I am trying to install (2) Lutron Caseta Wireless Switches to replace two legacy light switches. This is my first attempt at replacing a light switch. When looking inside, I am a bit confused on the wiring configuration: -Why are there four white wires that are just joined together? Do they serve a purpose? -Why is only one switch grounded? -Why is there a connection from one switch direct to the other (capped with a yellow connector in this image)
The whites in the back of the box are very important. They are neutral, and you wouldn't have a circuit without them. Also it's rather fortunate they are there, because a good quality smart switch will require them.
On both switches, you have 2 wires going to a single screw terminal. This is nothing but a lazy shortcut in wiring. Those multiple wires could be replaced by a pigtail, in which case the wiring would be easier to understand. It looks like that hoppy wire is the "always hot" wire, and is commonly** color coded black, which it happens to be. The solo black wires are switched-hots going up to the lights, and they are commonly** color coded red, and I'd mark them with red tape. I'dThis will make it even easier to understand.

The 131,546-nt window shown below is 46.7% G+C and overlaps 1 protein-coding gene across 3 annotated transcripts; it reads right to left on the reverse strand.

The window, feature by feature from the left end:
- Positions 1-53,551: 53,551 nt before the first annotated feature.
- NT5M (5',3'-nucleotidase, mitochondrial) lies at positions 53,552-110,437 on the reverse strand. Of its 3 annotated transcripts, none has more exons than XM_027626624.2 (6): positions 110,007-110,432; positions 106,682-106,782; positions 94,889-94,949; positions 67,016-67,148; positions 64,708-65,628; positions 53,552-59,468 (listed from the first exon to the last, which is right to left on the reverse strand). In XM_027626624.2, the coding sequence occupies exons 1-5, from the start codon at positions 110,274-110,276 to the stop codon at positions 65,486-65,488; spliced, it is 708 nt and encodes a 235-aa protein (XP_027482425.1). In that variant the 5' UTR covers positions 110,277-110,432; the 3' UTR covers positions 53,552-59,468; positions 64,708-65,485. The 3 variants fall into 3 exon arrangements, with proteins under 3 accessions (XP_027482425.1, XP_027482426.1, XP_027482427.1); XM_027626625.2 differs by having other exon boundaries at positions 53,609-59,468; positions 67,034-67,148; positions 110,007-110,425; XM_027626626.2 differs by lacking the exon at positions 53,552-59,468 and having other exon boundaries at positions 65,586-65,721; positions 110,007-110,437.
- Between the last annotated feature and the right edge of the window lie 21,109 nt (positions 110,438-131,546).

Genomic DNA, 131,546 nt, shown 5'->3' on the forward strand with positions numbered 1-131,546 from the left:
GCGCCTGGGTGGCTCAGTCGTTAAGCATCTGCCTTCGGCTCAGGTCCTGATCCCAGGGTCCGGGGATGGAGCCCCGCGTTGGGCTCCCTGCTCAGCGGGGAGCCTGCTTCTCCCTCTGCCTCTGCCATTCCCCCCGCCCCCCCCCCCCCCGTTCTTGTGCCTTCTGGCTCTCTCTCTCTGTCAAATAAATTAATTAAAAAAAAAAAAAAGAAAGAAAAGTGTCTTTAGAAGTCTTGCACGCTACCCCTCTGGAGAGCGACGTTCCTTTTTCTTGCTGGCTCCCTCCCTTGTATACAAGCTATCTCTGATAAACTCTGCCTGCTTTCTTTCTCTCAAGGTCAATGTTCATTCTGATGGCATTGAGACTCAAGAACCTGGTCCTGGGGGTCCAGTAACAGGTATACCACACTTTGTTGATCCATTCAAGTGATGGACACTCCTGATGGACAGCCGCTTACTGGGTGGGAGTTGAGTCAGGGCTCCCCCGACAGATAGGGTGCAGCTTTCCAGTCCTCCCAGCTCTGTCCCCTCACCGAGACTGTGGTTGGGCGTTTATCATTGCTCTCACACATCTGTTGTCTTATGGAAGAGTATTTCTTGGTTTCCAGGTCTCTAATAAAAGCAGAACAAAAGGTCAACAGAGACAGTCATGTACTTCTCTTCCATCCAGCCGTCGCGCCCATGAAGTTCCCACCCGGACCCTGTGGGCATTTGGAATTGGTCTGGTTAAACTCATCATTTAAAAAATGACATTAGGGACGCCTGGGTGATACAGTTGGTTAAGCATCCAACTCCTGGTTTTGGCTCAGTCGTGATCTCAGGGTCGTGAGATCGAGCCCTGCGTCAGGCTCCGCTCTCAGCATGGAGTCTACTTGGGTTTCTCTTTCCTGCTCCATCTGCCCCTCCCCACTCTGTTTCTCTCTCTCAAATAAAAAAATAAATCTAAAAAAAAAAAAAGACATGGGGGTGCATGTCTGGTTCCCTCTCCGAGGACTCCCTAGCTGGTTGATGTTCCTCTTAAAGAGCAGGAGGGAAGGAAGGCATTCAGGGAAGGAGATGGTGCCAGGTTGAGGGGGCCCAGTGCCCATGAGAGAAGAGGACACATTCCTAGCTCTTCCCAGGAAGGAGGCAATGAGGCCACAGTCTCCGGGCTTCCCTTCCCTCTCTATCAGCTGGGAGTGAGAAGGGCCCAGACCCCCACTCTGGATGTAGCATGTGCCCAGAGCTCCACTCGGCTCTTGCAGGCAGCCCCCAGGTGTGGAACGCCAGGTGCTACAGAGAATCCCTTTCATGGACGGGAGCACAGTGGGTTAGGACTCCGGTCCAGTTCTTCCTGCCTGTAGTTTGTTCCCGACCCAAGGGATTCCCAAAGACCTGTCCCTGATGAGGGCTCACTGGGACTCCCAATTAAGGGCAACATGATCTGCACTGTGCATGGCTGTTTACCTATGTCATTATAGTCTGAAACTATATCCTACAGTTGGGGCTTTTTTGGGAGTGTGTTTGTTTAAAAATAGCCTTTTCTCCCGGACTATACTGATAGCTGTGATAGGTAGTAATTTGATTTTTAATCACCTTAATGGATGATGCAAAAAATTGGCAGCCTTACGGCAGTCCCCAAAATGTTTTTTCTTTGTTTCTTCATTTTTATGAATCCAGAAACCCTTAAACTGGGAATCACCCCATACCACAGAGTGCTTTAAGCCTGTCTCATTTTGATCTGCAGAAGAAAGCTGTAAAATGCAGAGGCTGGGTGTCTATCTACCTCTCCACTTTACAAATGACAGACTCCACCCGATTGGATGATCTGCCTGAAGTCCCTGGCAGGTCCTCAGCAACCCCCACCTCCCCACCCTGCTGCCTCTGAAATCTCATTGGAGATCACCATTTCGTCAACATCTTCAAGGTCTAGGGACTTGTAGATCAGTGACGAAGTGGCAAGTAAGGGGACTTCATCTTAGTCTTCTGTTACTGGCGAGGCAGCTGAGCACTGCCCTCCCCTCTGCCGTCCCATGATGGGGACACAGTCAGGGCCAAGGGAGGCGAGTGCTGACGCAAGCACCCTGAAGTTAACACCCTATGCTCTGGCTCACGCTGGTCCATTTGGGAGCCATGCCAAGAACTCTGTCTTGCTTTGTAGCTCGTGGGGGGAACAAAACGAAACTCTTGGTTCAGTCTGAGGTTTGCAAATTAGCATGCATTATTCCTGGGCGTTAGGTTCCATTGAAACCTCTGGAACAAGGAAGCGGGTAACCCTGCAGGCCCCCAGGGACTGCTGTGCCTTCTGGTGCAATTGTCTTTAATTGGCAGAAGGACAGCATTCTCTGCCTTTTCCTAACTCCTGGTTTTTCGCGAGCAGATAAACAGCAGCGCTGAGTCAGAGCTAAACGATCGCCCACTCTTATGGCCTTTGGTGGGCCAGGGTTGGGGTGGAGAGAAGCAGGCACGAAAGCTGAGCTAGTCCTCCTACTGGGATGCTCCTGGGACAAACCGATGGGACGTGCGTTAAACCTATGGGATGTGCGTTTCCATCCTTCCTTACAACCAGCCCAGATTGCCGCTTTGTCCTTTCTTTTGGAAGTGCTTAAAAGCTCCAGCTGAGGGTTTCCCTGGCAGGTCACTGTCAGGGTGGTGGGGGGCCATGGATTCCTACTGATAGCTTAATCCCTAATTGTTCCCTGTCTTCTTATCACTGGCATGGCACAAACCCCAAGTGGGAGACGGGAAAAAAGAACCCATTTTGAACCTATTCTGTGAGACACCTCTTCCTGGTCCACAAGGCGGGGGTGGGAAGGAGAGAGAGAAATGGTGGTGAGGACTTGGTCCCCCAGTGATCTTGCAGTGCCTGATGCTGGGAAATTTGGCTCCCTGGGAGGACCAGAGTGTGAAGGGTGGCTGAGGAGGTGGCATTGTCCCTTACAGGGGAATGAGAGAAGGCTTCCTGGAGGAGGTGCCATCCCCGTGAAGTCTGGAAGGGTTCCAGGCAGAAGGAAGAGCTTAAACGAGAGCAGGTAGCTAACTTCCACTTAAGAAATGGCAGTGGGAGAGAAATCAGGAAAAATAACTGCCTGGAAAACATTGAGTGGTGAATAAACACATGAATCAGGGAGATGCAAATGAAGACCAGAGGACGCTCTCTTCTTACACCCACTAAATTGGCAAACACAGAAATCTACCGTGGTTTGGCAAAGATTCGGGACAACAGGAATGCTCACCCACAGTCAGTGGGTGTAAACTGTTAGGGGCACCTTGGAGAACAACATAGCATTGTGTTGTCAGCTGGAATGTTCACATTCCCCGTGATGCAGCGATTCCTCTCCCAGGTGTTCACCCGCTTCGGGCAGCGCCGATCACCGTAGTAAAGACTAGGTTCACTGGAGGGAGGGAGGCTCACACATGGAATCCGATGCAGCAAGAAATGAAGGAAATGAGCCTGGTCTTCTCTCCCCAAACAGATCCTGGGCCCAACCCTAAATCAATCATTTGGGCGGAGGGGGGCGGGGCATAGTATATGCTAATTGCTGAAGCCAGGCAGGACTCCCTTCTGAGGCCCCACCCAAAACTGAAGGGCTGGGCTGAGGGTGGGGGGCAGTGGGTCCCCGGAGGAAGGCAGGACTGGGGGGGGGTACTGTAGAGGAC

Most people, even freshmen like yourself, don't need equipment safety ground explained to them. The only thing you might need to know is when ground has insulation, it is green, or green/yellow stripe.
** that is common practice. The law only specifies colors for ground and neutral (white or gray). Legally a hot can be any other color. In this wiring, the switched-hot is black because they are using pre-made cables and don't have a choice for color. That's what tape is for.